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I can’t believe that we went to South Carolina…

October 13, 2023, 5:51 PM

First of all, I have some news for you: I bought a bus.  Elyse had been trying to talk me into buying a bus for a while, and I had consistently said no.  But then one came up on GovDeals, which is a website where public agencies sell surplus property, that had promise, and I said okay.  This unit was a New Flyer D35HF from CARTA, which is the transit agency serving Charleston, South Carolina.  If this sounds familiar, “Biscuit” at Commonwealth Coach is another unit from the same agency, and is the same model of bus.  I won the auction for a surprisingly low amount, as we paid nearly twice as much to get “Biscuit” for Commonwealth Coach.  We then immediately made a deal with Trevor Logan, a fellow transit enthusiast in the DC area who runs the TTMG website, to trade this bus for an Orion V that he owns after he expressed his thoughts about the significance of the unit.  It worked out quite well, because while Elyse and I simply wanted a bus to have as a fun vehicle of sorts to take places and show off, Trevor wanted to fully restore and preserve the bus for sentimental reasons, as he had a close relative who worked for CARTA some years ago, and that relative had operated this specific unit.  So swapping made everyone happy, as Elyse and I would get a bus to have fun with, and Trevor got something of great personal significance that he would restore.

With that said, buying a bus from a transit agency in South Carolina meant going down to South Carolina to retrieve it, because these auctions are typically as-is-where-is, i.e. the agency provides little to no assistance with the removal of the item.  I wanted to line this pickup trip with a three-day weekend that I had later in the month, but unfortunately, with deadlines for removal and such, it couldn’t wait.  So I would spend October 5-6 traveling down to Charleston and back with Elyse and our friend Montigue to retrieve this vintage bus.  The whole week prior to our heading down, I was saying to myself, “I can’t believe that I’m going to South Carolina.”  Then on the way down, I was like, “I can’t believe that we’re on our way to South Carolina.”  And then once we were there, I was saying, “I can’t believe that we’re in South Carolina.”  Seriously.  This was not something that I had anticipated doing this year.

This was an unusual road trip for me, in that most of this trip was spent driving in the car with relatively little site time.  My usual rule is to spend as much time at the destination as it takes to get there and back, so eight hours down and eight hours back would have meant spending at least sixteen hours on site.  Due to time constraints, that wasn’t possible on this trip.  The idea was for the three of us to go down to Charleston in the HR-V and stay overnight in Charleston.  Then the next day, we would go down to CARTA and get the bus early the next morning, and Montigue and Elyse would ride back home in the bus, while I would drive the HR-V as a chase vehicle.  I had lined up a few folks to talk to on the phone on the way home, and also had a number of podcasts ready to go.  Doing it this way was insurance that if something went wrong with the bus, we would still have a ride back home, and additionally, Montigue is far more mechanically inclined than I am, and he, along with Elyse, are far more capable of detecting and diagnosing a mechanical problem than I am.  My reaction would be closer to, “oh, crap,” and not much more.  Additionally, when I was still driving a bus for work, my only responsibility as far as maintenance went was to call Central, and then they would send help and/or another bus.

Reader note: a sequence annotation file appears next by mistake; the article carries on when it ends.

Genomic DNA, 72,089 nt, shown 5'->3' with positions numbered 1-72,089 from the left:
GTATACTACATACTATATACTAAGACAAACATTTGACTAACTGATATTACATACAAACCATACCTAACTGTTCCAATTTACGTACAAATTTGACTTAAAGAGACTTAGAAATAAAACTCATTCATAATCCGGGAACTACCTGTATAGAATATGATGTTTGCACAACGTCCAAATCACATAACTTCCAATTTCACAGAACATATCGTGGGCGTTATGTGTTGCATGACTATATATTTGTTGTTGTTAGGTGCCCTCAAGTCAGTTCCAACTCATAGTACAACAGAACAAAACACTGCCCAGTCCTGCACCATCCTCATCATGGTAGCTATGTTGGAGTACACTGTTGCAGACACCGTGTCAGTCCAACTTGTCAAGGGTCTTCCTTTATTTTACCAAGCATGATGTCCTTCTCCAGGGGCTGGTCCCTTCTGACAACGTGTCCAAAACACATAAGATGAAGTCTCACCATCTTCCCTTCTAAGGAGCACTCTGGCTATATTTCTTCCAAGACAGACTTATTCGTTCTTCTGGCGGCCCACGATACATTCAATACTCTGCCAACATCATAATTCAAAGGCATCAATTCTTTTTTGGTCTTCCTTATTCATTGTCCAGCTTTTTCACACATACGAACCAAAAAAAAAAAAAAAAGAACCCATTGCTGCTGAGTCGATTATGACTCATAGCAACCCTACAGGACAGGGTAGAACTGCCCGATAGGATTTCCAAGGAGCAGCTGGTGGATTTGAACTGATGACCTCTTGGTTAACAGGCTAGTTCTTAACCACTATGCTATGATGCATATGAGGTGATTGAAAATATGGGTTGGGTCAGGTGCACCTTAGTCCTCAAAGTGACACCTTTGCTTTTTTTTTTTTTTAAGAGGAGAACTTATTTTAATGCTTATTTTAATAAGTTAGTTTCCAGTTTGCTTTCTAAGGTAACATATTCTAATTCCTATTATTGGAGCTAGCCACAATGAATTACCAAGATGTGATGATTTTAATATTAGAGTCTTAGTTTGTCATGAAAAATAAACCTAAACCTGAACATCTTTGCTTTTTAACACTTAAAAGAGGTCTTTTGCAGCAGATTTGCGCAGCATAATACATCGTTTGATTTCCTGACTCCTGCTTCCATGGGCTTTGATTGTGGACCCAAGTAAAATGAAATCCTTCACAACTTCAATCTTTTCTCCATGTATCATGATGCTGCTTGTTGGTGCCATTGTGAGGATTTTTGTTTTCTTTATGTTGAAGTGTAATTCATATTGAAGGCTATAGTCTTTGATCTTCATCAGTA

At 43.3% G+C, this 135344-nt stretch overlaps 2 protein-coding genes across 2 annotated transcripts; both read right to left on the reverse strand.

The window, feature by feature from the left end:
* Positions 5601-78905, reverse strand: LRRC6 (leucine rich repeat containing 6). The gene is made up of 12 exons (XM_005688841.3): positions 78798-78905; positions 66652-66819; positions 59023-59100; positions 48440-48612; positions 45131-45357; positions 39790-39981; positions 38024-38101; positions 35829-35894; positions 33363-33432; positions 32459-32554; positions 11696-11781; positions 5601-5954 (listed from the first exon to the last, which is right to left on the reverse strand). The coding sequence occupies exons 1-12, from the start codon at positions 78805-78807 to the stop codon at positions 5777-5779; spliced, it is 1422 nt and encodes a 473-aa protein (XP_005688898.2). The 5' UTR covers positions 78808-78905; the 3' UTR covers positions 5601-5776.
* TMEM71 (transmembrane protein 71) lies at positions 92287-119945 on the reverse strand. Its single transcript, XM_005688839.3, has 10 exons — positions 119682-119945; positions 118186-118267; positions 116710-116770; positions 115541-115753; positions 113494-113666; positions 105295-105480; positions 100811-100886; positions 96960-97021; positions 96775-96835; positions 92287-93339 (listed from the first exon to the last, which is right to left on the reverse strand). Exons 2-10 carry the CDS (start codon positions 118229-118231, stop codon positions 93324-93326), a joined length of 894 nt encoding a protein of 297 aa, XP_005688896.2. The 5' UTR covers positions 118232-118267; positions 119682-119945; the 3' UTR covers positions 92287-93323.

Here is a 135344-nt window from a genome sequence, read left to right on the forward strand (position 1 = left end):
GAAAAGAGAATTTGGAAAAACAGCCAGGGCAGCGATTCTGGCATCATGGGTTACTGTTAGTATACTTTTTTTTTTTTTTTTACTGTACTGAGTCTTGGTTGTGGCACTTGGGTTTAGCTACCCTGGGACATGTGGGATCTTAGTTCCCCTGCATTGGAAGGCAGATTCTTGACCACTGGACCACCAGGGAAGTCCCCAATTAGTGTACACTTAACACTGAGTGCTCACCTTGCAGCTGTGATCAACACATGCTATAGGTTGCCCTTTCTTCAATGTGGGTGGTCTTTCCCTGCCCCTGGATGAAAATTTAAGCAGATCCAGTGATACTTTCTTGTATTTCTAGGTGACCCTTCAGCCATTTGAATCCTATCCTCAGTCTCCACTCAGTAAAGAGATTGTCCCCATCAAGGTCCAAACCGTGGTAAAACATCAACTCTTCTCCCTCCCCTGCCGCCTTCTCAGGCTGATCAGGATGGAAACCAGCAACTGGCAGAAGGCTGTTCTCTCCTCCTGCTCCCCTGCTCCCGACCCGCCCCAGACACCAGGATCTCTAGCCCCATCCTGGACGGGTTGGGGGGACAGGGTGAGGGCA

With Charleston’s being eight hours’ driving time from home, and with only two days to play with, we had to stay on task.  That said, for an eight-hour drive, we made relatively few stops.  On the down trip, we picked up Montigue at his place, we stopped at a Sheetz near the Nice Bridge to eat, then we didn’t stop again until we got to the last exit in Virginia, where we hit up a Pilot truck stop in Skippers in order to fill up the HR-V and use the restroom.  We then drove all 181.36 miles of Interstate 95 in North Carolina without stopping.  That was a marathon session right there, driving for two hours and 41 minutes continuously, according to my Google timeline.  I’ve never cleared a state like that before.  We usually break up the trip a bit more than that, but I suppose that shows how serious we were about making time.

Our next stop was at South of the Border, a cheesy little tourist trap on the South Carolina line.  We stopped here because it’s the quintessential roadside attraction, plus, realistically, how often are we going to have the opportunity to go by here?  The place was pretty quiet, as it was clearly their off-season, but we enjoyed ourselves all the same.

South of the Border.  Yeah, it's as cheesy as it sounds.
South of the Border.  Yeah, it’s as cheesy as it sounds.

Big "South of the Border" sign where you drive under the man's crotch.
Big “South of the Border” sign where you drive under the man’s crotch.

Trying on a giant sombrero in a gift shop.  My exact words when posting this on Facebook were, "I look ridiculous in this, don't I?"
Trying on a giant sombrero in a gift shop.  My exact words when posting this on Facebook were, “I look ridiculous in this, don’t I?”

Elyse holds a giant novelty fly swatter.
Elyse holds a giant novelty fly swatter.

Filling up the HR-V at the gas station.
Filling up the HR-V at the gas station.  The prices there were about the same as everywhere else, which surprised me.  I expected that they would have been somewhat inflated due to its being a big tourist trap.

The only place to eat at South of the Border that we could see was a sit-down restaurant, and none of us wanted to deal with that, since we wanted to eat fairly quickly and then hit the road again, since we still had two hours’ worth of driving to do before getting to our destination.  As we went down the road, I remarked to Elyse and Montigue that if they saw anything interesting, to let me know.  Then we saw a billboard for a Buc-ee’s that wasn’t too much further down the road.  That took care of that.

Yeah, didn't expect to be at a Buc-ee's on this trip, but I also didn't mind.

Yeah, didn't expect to be at a Buc-ee's on this trip, but I also didn't mind.
Yeah, didn’t expect to be at a Buc-ee’s on this trip, but I also didn’t mind.